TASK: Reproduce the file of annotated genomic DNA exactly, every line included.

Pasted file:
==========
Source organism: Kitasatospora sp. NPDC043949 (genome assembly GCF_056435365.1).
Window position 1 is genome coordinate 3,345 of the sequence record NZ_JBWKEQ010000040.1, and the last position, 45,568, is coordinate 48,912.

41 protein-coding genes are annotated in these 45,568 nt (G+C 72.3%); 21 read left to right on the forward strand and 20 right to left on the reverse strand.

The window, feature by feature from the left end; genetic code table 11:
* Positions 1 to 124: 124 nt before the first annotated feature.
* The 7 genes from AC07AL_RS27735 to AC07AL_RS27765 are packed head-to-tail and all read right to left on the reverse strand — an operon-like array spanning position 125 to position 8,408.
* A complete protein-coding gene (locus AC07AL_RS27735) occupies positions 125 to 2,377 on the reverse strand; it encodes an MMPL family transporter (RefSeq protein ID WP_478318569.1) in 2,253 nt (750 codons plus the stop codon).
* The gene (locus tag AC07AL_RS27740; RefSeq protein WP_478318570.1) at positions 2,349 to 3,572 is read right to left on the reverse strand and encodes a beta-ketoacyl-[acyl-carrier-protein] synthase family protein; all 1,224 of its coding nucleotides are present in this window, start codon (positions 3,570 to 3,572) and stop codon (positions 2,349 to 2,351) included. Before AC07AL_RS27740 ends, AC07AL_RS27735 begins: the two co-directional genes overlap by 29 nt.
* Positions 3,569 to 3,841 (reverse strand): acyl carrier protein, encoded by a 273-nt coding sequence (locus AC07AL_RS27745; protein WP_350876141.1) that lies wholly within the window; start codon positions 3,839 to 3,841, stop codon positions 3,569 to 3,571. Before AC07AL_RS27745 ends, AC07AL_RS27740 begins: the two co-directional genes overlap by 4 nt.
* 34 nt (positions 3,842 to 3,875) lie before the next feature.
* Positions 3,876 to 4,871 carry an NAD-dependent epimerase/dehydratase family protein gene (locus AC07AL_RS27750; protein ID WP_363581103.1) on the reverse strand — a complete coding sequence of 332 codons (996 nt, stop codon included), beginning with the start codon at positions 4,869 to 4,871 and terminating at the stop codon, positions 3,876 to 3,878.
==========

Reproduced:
Source organism: Kitasatospora sp. NPDC043949 (genome assembly GCF_056435365.1).
Window position 1 is genome coordinate 3,345 of the sequence record NZ_JBWKEQ010000040.1, and the last position, 45,568, is coordinate 48,912.

41 protein-coding genes are annotated in these 45,568 nt (G+C 72.3%); 21 read left to right on the forward strand and 20 right to left on the reverse strand.

The window, feature by feature from the left end; genetic code table 11:
* Positions 1 to 124: 124 nt before the first annotated feature.
* The 7 genes from AC07AL_RS27735 to AC07AL_RS27765 are packed head-to-tail and all read right to left on the reverse strand — an operon-like array spanning position 125 to position 8,408.
* A complete protein-coding gene (locus AC07AL_RS27735) occupies positions 125 to 2,377 on the reverse strand; it encodes an MMPL family transporter (RefSeq protein ID WP_478318569.1) in 2,253 nt (750 codons plus the stop codon).
* The gene (locus tag AC07AL_RS27740; RefSeq protein WP_478318570.1) at positions 2,349 to 3,572 is read right to left on the reverse strand and encodes a beta-ketoacyl-[acyl-carrier-protein] synthase family protein; all 1,224 of its coding nucleotides are present in this window, start codon (positions 3,570 to 3,572) and stop codon (positions 2,349 to 2,351) included. Before AC07AL_RS27740 ends, AC07AL_RS27735 begins: the two co-directional genes overlap by 29 nt.
* Positions 3,569 to 3,841 (reverse strand): acyl carrier protein, encoded by a 273-nt coding sequence (locus AC07AL_RS27745; protein WP_350876141.1) that lies wholly within the window; start codon positions 3,839 to 3,841, stop codon positions 3,569 to 3,571. Before AC07AL_RS27745 ends, AC07AL_RS27740 begins: the two co-directional genes overlap by 4 nt.
* 34 nt (positions 3,842 to 3,875) lie before the next feature.
* Positions 3,876 to 4,871 carry an NAD-dependent epimerase/dehydratase family protein gene (locus AC07AL_RS27750; protein ID WP_363581103.1) on the reverse strand — a complete coding sequence of 332 codons (996 nt, stop codon included), beginning with the start codon at positions 4,869 to 4,871 and terminating at the stop codon, positions 3,876 to 3,878.